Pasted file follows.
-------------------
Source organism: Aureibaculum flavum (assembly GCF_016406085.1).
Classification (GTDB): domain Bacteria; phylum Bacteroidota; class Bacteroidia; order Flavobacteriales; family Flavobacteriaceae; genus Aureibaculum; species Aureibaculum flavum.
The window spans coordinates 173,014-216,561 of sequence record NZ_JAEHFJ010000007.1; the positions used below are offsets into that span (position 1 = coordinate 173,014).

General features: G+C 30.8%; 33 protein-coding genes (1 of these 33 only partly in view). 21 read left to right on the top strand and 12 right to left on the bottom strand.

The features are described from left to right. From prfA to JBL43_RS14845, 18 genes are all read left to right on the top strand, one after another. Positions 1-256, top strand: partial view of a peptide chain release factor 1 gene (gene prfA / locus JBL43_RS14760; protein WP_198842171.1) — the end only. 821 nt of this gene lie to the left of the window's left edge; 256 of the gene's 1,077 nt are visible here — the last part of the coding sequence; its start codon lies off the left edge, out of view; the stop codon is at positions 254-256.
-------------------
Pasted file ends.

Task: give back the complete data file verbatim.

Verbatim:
Source organism: Aureibaculum flavum (assembly GCF_016406085.1).
Classification (GTDB): domain Bacteria; phylum Bacteroidota; class Bacteroidia; order Flavobacteriales; family Flavobacteriaceae; genus Aureibaculum; species Aureibaculum flavum.
The window spans coordinates 173,014-216,561 of sequence record NZ_JAEHFJ010000007.1; the positions used below are offsets into that span (position 1 = coordinate 173,014).

General features: G+C 30.8%; 33 protein-coding genes (1 of these 33 only partly in view). 21 read left to right on the top strand and 12 right to left on the bottom strand.

The features are described from left to right. From prfA to JBL43_RS14845, 18 genes are all read left to right on the top strand, one after another. Positions 1-256, top strand: partial view of a peptide chain release factor 1 gene (gene prfA / locus JBL43_RS14760; protein WP_198842171.1) — the end only. 821 nt of this gene lie to the left of the window's left edge; 256 of the gene's 1,077 nt are visible here — the last part of the coding sequence; its start codon lies off the left edge, out of view; the stop codon is at positions 254-256.